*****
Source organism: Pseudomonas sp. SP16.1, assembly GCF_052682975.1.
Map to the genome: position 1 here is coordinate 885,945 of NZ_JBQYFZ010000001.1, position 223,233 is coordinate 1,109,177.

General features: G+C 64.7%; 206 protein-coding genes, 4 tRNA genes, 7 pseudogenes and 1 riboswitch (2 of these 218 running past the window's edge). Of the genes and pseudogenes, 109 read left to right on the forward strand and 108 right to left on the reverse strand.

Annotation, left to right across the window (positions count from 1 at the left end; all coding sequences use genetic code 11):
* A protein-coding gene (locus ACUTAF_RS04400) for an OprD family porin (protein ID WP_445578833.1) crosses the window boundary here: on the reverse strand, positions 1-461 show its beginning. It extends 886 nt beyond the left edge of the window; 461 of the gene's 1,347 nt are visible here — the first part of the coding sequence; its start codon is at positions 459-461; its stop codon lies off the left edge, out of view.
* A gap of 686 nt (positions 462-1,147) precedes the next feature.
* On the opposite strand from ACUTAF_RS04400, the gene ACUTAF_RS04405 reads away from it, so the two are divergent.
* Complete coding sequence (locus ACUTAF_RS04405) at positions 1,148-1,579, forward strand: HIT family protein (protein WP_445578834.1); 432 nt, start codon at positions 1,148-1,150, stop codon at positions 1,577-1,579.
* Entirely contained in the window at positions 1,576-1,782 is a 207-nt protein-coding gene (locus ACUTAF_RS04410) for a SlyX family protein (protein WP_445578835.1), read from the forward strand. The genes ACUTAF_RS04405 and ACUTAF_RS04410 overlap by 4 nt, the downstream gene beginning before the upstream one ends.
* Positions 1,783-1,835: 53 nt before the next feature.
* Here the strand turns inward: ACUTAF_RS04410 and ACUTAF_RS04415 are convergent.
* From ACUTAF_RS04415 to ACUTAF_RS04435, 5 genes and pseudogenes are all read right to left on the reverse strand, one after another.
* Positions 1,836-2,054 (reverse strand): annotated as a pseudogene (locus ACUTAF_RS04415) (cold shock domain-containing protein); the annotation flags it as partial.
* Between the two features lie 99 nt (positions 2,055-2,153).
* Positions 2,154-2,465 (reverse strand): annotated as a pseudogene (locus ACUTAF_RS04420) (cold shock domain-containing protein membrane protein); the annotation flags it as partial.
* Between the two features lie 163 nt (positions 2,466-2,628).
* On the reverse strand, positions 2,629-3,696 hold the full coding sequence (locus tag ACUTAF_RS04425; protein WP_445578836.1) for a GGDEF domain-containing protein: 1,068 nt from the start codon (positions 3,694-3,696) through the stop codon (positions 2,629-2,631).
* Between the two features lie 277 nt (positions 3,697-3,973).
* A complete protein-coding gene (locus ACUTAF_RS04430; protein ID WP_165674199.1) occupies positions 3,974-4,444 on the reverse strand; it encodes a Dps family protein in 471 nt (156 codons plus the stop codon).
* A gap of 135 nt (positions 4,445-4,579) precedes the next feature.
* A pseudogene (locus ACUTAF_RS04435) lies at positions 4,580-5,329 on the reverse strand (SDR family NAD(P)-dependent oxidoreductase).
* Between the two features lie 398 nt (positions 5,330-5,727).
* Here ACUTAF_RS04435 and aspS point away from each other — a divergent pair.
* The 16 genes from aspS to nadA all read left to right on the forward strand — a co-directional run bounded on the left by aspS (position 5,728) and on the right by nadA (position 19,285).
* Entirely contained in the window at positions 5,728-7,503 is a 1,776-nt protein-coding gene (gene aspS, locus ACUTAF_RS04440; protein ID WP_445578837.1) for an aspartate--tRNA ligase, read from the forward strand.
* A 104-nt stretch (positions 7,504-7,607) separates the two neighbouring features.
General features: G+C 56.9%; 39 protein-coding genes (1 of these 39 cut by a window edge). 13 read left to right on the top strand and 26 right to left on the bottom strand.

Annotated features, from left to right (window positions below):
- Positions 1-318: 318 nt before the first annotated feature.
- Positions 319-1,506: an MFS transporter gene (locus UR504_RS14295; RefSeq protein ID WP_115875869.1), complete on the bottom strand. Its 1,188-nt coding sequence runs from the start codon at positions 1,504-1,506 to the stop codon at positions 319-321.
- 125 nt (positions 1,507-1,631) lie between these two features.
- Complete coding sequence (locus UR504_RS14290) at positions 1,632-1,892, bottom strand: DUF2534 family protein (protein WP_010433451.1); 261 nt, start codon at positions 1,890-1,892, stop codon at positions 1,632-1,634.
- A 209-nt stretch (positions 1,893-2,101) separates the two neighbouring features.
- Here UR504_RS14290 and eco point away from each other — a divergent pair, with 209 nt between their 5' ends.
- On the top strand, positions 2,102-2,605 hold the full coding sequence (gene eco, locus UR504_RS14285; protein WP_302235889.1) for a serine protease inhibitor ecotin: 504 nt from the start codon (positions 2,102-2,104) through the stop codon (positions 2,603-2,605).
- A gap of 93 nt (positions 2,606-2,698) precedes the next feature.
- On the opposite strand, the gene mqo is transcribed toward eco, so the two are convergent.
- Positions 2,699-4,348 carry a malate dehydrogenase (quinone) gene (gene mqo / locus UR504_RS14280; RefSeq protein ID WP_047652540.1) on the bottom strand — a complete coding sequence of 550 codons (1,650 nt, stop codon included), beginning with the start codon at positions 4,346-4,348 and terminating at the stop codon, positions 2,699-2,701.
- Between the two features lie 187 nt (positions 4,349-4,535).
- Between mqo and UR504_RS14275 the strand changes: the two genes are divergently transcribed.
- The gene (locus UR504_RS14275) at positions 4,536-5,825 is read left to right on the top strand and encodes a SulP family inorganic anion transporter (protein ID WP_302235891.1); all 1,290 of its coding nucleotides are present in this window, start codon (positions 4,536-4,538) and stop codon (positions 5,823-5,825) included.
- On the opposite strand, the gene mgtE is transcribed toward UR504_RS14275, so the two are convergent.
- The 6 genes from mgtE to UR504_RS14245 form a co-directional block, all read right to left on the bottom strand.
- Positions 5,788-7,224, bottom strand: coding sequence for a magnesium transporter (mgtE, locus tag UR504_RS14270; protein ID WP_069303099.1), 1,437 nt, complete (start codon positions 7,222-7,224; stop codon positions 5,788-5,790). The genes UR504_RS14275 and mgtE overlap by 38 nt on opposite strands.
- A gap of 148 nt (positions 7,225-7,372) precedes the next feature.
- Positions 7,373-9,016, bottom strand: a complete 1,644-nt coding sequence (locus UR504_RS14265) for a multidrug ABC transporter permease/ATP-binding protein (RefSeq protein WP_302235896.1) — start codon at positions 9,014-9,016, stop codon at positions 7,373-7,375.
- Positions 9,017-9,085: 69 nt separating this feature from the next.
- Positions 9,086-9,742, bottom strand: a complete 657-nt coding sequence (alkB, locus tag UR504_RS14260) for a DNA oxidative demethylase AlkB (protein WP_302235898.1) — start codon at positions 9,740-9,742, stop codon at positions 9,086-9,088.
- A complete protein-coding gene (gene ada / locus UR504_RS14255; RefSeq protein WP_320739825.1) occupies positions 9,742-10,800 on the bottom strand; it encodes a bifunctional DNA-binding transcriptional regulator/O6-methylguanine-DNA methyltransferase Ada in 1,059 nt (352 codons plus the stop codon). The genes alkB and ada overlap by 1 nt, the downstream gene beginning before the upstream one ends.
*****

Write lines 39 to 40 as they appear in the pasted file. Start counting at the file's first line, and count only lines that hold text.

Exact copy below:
- Between the two features lie 187 nt (positions 4,349-4,535).
- Between mqo and UR504_RS14275 the strand changes: the two genes are divergently transcribed.